Bauhaus-Universität Weimar

the NERVES. 
BEFORE we enter upon the fubjedt of the following obferva- 
tions, it may be proper to make a few remarks concerning the 
ftrudture, ufe, and fympathy of the nerves. 
i. The nerves are thofe fmall cords, which riling from the brain 
and fpinal marrow, are diftributed to every part of the body. They 
appear to be no more than continuations of the medullary fubftance 
of the parts from whence they proceed, and owe their ftrength and 
firmnefs to the membranes and cellular texture which furround 
2. The larger nerves (i.) are evidently compofed of many fmal- 
ler ones, which run parallel to each other, and feem to be quite di-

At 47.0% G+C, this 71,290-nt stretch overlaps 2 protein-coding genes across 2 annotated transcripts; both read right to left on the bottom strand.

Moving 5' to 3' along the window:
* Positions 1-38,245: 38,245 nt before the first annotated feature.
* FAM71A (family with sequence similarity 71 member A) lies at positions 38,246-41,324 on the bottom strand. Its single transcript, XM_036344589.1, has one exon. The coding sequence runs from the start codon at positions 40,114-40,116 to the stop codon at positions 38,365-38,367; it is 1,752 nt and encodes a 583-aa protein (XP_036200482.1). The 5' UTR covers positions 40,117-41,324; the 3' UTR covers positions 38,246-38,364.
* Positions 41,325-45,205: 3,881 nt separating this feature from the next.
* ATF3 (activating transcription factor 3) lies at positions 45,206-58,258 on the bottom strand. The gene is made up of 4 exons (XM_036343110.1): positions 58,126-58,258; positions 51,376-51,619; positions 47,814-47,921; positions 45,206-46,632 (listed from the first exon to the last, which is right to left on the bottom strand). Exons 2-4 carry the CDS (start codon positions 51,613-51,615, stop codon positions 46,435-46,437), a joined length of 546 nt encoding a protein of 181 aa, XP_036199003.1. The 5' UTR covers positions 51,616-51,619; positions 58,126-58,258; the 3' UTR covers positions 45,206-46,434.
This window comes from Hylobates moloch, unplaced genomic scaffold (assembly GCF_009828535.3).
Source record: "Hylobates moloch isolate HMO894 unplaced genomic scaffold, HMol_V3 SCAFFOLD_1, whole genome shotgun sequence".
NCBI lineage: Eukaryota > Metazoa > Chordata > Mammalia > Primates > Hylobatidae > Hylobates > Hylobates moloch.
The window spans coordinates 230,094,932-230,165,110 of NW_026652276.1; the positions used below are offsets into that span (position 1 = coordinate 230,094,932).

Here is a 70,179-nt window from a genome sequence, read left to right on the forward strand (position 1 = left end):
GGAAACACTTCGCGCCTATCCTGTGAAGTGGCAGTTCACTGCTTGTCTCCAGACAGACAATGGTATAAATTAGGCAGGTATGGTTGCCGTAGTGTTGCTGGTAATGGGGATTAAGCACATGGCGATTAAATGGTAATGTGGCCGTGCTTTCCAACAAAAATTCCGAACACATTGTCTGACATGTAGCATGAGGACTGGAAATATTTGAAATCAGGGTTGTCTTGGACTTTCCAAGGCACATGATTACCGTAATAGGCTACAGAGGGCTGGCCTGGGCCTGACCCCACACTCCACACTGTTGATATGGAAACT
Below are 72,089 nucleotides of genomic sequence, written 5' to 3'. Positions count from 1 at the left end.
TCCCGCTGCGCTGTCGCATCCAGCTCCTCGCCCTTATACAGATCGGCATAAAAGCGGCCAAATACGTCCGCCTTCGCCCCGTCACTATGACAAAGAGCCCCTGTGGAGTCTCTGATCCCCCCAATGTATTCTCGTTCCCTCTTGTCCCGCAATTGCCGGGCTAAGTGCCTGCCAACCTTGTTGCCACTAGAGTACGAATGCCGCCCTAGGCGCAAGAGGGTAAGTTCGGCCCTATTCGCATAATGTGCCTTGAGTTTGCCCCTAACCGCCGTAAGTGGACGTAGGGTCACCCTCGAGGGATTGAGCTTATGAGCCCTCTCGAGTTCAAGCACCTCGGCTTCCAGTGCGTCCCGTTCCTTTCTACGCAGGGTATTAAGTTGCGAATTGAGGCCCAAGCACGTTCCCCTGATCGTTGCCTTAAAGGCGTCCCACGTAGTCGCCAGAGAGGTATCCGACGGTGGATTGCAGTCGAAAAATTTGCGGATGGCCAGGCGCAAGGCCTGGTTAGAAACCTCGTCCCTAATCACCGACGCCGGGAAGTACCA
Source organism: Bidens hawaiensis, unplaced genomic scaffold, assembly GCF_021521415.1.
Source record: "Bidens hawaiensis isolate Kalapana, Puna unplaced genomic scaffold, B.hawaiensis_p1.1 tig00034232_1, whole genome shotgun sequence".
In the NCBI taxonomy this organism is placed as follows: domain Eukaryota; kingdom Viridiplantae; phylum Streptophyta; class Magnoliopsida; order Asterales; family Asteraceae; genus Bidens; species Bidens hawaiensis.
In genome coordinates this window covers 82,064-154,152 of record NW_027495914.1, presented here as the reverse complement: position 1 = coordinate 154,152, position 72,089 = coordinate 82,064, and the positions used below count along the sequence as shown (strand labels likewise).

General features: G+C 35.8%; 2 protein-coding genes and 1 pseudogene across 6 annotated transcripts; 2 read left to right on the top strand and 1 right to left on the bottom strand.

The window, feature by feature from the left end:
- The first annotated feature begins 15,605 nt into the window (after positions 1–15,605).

ftimft from their origin to their termination, without any fuch com¬ 
munications between their branches as are obferved every where in 
the fyftem of arteries and veins. 
3. The fmalleft nervous filaments that can be traced by diflec- 
tion are füll compofed of lelfer threads ; fo that we can have no 
idea of the exility of a fingle nervous fibril. 
4. Altho’ it feems probable that the nerves (3.), which are con¬ 
tinuations of the medullary fubftance of the brain and fpinal mar¬ 
row, derive from thence a fluid ; yet the extreme fmallnefs of the 
nervous tubes, and the fubtility of that fluid which they contain, make 
us altogether ignorant of its peculiar nature and properties. Nor do 
we know, certainly, whether this fluid lerves only for the nouriih- 
ment and fupport of the nerves, or whether it be not the medium by 
which all their adlions are performed. 
5- The nerves communicate fenfe and a power of motion to the 
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